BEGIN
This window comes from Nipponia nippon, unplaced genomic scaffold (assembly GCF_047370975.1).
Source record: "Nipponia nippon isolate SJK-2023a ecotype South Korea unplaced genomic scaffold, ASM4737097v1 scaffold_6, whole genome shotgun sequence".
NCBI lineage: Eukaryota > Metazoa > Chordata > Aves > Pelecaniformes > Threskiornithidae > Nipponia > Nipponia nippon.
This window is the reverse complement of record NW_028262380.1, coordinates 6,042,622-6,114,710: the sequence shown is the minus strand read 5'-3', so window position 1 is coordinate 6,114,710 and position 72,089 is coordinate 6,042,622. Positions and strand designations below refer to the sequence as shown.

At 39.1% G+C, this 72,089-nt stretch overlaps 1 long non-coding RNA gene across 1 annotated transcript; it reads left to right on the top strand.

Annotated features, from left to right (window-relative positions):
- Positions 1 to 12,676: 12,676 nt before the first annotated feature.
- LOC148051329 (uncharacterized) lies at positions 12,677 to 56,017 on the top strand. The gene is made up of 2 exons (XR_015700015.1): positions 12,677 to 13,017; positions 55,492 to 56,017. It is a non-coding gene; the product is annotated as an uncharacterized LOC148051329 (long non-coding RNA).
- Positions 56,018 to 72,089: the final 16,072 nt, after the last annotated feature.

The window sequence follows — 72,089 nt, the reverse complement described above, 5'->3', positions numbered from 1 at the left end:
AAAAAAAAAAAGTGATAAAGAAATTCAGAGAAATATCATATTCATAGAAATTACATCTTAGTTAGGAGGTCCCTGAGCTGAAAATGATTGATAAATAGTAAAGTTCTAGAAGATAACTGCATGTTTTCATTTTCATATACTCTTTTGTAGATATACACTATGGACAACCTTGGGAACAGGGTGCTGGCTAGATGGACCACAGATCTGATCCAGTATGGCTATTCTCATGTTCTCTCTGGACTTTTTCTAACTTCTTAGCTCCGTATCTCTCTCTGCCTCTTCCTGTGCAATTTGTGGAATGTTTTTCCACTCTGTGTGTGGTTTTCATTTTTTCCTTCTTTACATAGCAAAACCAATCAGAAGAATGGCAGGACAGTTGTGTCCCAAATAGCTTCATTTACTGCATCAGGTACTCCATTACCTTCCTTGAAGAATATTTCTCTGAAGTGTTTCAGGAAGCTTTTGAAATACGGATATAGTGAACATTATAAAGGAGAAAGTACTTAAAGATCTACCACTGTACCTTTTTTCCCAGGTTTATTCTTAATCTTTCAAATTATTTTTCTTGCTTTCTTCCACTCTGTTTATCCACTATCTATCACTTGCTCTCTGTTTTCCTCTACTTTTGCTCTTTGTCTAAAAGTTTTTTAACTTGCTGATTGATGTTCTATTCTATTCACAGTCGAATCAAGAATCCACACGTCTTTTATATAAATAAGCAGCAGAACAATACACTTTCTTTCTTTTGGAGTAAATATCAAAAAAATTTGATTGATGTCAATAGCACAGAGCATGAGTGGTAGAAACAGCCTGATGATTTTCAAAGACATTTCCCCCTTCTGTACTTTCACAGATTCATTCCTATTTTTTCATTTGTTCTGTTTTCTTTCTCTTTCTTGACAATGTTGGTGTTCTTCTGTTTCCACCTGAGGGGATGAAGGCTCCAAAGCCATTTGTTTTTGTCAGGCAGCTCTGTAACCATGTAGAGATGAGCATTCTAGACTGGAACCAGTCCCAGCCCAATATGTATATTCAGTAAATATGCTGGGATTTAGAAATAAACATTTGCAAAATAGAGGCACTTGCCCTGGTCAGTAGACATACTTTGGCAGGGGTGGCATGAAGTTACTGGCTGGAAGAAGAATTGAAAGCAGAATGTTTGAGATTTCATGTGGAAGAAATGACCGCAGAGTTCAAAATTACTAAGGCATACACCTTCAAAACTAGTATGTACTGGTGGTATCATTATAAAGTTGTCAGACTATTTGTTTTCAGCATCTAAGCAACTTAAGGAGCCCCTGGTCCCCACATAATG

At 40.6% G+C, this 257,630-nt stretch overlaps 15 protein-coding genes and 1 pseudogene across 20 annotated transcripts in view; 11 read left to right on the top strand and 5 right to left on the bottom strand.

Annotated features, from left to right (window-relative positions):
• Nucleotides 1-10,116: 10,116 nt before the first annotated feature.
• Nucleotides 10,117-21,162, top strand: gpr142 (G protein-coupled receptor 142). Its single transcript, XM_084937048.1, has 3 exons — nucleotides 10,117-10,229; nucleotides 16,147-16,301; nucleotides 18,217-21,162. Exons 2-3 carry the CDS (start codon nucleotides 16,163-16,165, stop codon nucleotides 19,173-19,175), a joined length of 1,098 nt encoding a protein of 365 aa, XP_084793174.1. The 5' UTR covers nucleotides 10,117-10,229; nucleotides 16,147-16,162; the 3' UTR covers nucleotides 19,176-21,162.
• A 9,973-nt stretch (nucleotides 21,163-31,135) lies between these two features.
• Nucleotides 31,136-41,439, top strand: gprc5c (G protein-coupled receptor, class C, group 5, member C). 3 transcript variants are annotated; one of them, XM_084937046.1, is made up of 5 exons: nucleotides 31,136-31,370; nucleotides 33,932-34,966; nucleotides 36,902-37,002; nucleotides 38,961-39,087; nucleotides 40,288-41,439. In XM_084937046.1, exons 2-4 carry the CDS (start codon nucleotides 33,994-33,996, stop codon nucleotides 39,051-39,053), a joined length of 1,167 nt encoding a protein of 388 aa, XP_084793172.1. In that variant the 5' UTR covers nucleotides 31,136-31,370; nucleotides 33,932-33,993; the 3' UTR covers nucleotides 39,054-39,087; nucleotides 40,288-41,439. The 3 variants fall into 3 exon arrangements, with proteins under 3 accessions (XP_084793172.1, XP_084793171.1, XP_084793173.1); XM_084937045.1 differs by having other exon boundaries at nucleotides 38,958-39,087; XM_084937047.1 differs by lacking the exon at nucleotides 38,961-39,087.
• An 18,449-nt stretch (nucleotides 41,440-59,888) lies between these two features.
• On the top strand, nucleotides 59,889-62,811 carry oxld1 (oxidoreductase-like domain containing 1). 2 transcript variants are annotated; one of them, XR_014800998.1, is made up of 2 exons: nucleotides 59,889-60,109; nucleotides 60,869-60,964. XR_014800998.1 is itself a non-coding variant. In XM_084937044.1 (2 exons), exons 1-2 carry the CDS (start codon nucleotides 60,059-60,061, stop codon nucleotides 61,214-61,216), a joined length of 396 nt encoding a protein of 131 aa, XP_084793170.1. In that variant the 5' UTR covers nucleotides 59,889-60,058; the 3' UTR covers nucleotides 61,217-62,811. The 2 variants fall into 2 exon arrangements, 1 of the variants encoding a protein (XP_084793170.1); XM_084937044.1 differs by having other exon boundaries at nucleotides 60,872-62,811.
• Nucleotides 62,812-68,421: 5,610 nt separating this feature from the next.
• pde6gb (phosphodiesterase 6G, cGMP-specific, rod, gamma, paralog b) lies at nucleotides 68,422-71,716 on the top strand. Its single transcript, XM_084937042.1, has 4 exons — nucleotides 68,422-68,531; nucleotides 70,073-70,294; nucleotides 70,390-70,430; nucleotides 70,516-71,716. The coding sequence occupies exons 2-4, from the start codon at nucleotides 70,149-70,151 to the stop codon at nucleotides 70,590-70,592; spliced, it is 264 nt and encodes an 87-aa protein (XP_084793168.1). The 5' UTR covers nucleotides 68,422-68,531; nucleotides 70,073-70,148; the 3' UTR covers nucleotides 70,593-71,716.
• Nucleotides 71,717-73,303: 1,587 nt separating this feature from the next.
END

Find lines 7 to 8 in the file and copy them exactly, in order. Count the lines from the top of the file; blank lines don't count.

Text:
- Positions 1 to 12,676: 12,676 nt before the first annotated feature.
- LOC148051329 (uncharacterized) lies at positions 12,677 to 56,017 on the top strand. The gene is made up of 2 exons (XR_015700015.1): positions 12,677 to 13,017; positions 55,492 to 56,017. It is a non-coding gene; the product is annotated as an uncharacterized LOC148051329 (long non-coding RNA).